An aging population that wants to stay mobile could further increase demand for the already busy orthopedic service line. But high device costs, physician alignment issues, and myriad other challenges make ortho success a complicated proposition.
In most ways Tiger Woods is nothing like the rest of us. In one way he is exactly like the rest of us: His joints are wearing out.
"I guess no example tells the story more than Tiger Woods," says John Cherf, MD, orthopedic surgeon at Neurologic and Orthopedic Hospital of Chicago. "He is 32 and has had his fourth knee operation, which is an ACL [anterior cruciate ligament] reconstruction. He has had multiple MRIs and multiple knee rehabilitations at 32. My parents' generation never told that kind of story unless someone had a car accident or fell off a bridge."
Millions of Americans love their mobility and are willing to pay to keep it—at a rate of almost 40 million orthopedic procedures a year (injections included). That rate at least is the driver that leads some to forecast more robust growth in orthopedic procedures in coming years. Illinois-based Sg2 predicts outpatient procedures—already accounting for 93% of the market—will grow 20% by 2017, with inpatient growing 29%.
The business plan also includes a healthy dose of hope that baby boomers will utilize orthopedic services with the same gusto for consuming everything else as they have aged. While some may try to debunk the boomer boom, Cherf believes the numbers are legitimate.
"The musculoskeletal system has a finite life. Our physiological life is much longer than that now. So people who are very healthy in their 60s and 70s are still going to have manifestations of arthritis, overuse symptoms, and a lot of opportunities for them needing care."
Demand may grow, but the orthopedic service line has challenges that other profitable and necessary lines do not: device costs that may eat up half of margins or more, increasing tendency toward granular subspecialization of physicians by procedure, and marketing that requires a dual target audience of physicians and consumers.
Service Line Success Key No. 1:
For better or worse, the practice of orthopedics has become a field of highly skilled technicians. General orthopedic surgeons have been replaced by subspecialists who don't even bother with proper specialty names with a Latin root; they've become the "knee guy" or "the hand guy."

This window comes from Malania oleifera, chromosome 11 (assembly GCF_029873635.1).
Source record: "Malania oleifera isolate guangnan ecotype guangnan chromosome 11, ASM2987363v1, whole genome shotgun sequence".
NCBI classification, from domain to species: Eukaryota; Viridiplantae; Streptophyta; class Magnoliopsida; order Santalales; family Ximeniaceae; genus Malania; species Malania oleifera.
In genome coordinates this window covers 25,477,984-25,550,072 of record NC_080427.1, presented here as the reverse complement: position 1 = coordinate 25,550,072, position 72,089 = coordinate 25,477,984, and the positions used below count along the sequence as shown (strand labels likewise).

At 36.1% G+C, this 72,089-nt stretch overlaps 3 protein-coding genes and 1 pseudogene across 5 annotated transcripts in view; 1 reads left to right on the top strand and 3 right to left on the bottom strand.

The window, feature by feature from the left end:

The key to growth in orthopedics is physician alignment, and subspecialization and related labor issues make crafting a physician staff tricky. No model fits all, and often hospitals and health systems have to craft a mixed bag of physician relationships to cover all of the revenue-generating subspecialties.
Chad Aduddell, president of 33-staffed-bed Bone & Joint Hospital in Oklahoma City, part of St. Louis-based SSM HealthCare, has a 51-49 joint venture with a local group, Healthcare Partners Investments, which owns two other hospitals and a surgery center. The joint venture was crafted in 2006 after the previous medical group departed to operate its own center. The JV has worked well, but to grow the business from its current staff of 29 affiliated surgeons, Aduddell says he has recruited among a smaller group of young, independent physicians, many of whom did their residency at nearby University of Oklahoma Health Sciences Center. To gather the subspecialists he needs, Aduddell recruits early—and with a pitch that community hospitals don't have.
"I am much more focused than some of the community hospitals are. They are looking big picture—cardiology, oncology, neurology, and things I am not thinking about. I am focused on, 'I need a foot and ankle; I need a spine,' so I get a leg up on any of the other facilities," he says.
Service Line Success Key No. 2:
Keep physicians happy
There is a happy convergence in orthopedics: Physicians like volume. Margins in orthopedics are often eaten by device costs, so growing the business means getting as many procedures in and out of the OR as safely and efficiently as possible. Orthopedic surgeons also tend to gravitate toward OR suites that get them in and out, often with so-called "flip-flop" scheduling that allows surgeons to operate in one room, move to another prepared patient when finished, then back again.
"An example would be a sports medicine physician doing cases here and being done by 3 p.m., as opposed to a community hospital where he won't let them schedule more than four cases because he will be there until 9 p.m.," Aduddell says.